Tax Arrears and Tax Review
Mr. Speaker, any government must be concerned about the collection of its tax
accounts receivable. If we do not collect our arrears then the government must
supplement its revenue through borrowing, which sometimes must be at market
rates. We are particularly concerned about the arrears situation for Hotel
Accommodation Tax and Travel Tax. These are taxes which are not levied on the
operators of these enterprises but on their customers. Therefore, the taxes are
collected on behalf of the government and are held in trust for onward
remittance to the government at prescribed dates.
We intend therefore to strengthen the penalty clauses in the legislation enacted
to manage the collection of these taxes. Thus, for example, we propose to
introduce a penalty of 10 % of the tax which should have been collected in
respect of failure to collect or to account for tax collected and interest will
be charged at the rate of 15% per annum on amounts not remitted.
We believe in parity of treatment in the imposition of penalties for the late
payment of tax monies that are due. The Government will pay for the first time,
interest on outstanding income tax refunds to customers, if the amount of the
refund has been determined by the Inland Revenue Department and is more than six
months late. This is just and equitable and will be introduced during the next
Review of Direct and Indirect Taxation
Mr Speaker, the Government is about to undertake a complete review of the
taxation system, with a view to achieving the right blend of direct and indirect
taxes. An inappropriate mix can have the effect of stifling initiative,
impairing efficiency and reducing productivity.
The tax regime must be fair and just, and ought not to impose a disproportionate
burden on some sectors relative to others. The consultants mandated to undertake
the review will among other things, take into account incentive and disincentive
effects, ability to pay, equity, tax effort and tax burden considerations, and
regional and international competitiveness issues. The private sector, the trade
unions and the parastatals will be consulted during the course of the review.
CAPITAL INVESTMENT PROGRAMME
Public Sector Investment Projects
Mr. Speaker, you will recall that very early in the life of this Parliament, I
announced that this Government will be aggressively pursuing the design and
implementation of a number of public sector investment projects, in an attempt
at boosting the economy through the creation of jobs in the construction sector.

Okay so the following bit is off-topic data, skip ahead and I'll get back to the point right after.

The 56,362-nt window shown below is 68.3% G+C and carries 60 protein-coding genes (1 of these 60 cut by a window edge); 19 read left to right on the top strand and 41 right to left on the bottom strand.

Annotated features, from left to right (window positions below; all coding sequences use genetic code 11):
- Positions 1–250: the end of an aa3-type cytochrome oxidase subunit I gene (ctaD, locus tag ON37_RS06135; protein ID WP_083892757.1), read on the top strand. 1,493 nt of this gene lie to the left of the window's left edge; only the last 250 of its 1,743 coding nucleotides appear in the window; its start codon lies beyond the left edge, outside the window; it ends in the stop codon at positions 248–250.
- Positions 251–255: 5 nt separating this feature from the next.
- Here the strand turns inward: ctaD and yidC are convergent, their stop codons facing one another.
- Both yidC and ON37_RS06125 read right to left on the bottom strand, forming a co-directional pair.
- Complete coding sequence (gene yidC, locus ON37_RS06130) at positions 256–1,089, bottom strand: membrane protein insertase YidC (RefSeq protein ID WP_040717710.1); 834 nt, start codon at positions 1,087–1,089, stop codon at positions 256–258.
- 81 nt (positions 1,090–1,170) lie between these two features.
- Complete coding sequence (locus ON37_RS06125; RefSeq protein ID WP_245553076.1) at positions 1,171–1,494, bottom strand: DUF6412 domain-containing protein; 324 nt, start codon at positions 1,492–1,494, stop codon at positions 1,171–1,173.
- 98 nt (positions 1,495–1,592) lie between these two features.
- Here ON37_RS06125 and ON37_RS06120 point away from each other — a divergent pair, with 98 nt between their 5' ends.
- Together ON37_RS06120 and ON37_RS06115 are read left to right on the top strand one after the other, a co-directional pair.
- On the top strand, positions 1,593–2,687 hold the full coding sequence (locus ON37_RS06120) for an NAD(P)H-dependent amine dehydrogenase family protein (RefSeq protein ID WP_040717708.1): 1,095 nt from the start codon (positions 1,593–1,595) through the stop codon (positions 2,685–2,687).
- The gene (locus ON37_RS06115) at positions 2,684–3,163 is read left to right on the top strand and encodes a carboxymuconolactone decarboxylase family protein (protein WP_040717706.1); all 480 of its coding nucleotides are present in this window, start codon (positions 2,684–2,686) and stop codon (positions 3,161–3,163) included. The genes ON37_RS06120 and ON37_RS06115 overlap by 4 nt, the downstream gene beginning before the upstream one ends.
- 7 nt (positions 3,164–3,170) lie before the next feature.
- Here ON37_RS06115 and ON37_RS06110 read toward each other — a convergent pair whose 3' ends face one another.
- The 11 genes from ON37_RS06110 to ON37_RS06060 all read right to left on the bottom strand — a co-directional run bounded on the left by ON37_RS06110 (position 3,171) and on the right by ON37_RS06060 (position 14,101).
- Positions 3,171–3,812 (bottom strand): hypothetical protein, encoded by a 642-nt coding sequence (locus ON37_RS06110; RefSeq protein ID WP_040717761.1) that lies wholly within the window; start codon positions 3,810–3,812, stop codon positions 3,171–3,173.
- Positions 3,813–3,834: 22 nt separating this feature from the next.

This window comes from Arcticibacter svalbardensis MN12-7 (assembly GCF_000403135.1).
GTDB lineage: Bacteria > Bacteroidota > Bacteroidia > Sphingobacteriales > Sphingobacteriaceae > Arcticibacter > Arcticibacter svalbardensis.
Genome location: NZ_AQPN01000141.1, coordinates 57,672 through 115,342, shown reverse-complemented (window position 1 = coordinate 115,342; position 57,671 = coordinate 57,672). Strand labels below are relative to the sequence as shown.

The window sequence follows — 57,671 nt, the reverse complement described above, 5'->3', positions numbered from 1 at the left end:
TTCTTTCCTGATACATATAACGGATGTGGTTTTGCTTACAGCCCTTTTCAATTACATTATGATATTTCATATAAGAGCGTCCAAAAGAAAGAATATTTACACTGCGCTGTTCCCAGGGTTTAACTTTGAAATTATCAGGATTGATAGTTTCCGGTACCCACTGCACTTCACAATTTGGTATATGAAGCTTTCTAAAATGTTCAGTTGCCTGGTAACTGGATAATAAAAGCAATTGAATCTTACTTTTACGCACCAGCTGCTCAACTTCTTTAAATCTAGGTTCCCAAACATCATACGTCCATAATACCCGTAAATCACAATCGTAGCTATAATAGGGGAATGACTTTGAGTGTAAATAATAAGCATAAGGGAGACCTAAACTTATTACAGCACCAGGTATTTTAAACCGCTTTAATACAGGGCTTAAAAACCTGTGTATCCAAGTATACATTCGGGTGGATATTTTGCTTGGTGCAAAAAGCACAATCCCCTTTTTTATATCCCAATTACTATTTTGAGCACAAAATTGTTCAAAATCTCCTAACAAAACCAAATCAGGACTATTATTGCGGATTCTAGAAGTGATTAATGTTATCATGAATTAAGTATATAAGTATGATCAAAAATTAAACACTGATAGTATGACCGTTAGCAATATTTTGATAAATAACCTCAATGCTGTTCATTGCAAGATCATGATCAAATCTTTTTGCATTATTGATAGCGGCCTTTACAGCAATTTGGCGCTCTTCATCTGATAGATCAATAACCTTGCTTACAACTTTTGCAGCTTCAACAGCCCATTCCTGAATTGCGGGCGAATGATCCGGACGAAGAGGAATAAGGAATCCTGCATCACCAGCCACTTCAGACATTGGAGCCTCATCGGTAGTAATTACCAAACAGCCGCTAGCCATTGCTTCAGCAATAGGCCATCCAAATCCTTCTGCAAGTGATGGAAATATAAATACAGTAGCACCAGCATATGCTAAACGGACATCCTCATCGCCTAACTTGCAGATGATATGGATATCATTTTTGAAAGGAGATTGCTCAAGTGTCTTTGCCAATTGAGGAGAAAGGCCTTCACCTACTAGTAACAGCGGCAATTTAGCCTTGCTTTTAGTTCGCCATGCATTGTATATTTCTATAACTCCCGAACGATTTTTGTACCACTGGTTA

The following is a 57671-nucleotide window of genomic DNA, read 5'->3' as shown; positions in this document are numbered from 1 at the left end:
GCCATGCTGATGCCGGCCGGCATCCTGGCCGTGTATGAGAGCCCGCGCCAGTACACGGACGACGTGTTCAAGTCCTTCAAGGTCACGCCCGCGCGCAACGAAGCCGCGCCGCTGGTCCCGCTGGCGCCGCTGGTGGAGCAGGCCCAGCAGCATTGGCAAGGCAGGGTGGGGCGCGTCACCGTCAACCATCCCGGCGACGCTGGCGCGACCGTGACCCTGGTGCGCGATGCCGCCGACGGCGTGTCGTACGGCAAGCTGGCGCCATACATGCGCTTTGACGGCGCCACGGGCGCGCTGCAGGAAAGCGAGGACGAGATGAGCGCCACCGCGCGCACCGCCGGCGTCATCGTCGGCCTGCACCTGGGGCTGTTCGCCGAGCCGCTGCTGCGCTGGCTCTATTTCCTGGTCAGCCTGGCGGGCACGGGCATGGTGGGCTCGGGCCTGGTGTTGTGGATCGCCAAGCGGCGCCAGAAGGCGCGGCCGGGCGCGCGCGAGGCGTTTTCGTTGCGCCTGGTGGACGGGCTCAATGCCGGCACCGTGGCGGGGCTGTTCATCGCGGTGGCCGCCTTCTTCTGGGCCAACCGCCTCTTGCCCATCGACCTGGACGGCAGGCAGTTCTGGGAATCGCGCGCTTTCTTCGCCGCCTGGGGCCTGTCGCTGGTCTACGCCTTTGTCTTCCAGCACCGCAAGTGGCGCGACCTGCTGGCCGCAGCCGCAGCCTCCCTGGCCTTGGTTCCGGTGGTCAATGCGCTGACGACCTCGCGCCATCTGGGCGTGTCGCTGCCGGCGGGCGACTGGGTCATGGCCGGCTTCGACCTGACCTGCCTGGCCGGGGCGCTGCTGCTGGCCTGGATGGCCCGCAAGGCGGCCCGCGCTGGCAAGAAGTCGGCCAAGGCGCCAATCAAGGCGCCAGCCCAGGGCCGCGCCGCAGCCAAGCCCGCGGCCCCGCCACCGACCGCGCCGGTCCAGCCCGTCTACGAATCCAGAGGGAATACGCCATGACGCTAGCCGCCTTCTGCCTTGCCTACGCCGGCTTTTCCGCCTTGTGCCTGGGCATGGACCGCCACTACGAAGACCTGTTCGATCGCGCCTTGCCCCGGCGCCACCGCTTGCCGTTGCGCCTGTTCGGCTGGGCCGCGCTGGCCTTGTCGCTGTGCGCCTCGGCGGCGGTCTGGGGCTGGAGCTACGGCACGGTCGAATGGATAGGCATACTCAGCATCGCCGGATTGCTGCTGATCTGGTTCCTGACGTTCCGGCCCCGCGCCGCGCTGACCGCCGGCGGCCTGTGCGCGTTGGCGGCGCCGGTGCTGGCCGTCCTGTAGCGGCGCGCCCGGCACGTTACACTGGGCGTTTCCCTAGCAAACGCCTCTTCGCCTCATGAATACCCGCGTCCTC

This sector has traditionally played a critical role in the economy,
contributing between 8% to 10% of total output. At the same time activity within
construction sector has traditionally been driven by public sector projects. The
decline which has been evident in the sector over the past three years or so is
directly linked to the reduction in the number of large public sector projects.
In embarking on a new programme of public sector investment projects, this
Government is taking a fresh and innovative approach. Firstly, we are trying to
reduce the pressure on the Consolidated Fund by mobilizing direct foreign
investment from non-traditional sources. Secondly, we are trying wherever
possible to link foreign investment inflows to the transfer of technology and
know-how. Thirdly, we are trying to reduce the demand which traditional
approaches have placed on our technical personnel within the Public Service, in
the process freeing them up to undertake planning and design work.
It is with this new vision, this new thinking that the Government began its
phase of the relationship with the National Insurance Property Development
Company of Trinidad and Tobago, more popularly known as NIPDEC. In this Company,
we found an entity with a wealth of knowledge and experience in designing,
financing, building and operating various facilities in many islands of the
Caribbean. NIPDEC is a rare breed. It is one of the few companies willing to
invest in public sector projects.
With the enthusiastic approval of the Cabinet of Ministers we have confirmed an
agreement with NIPDEC to play a lead role in the implementation of the following
Multi-Storey Car Park
The first project involves the construction of a Multi-storey Car Park on Jean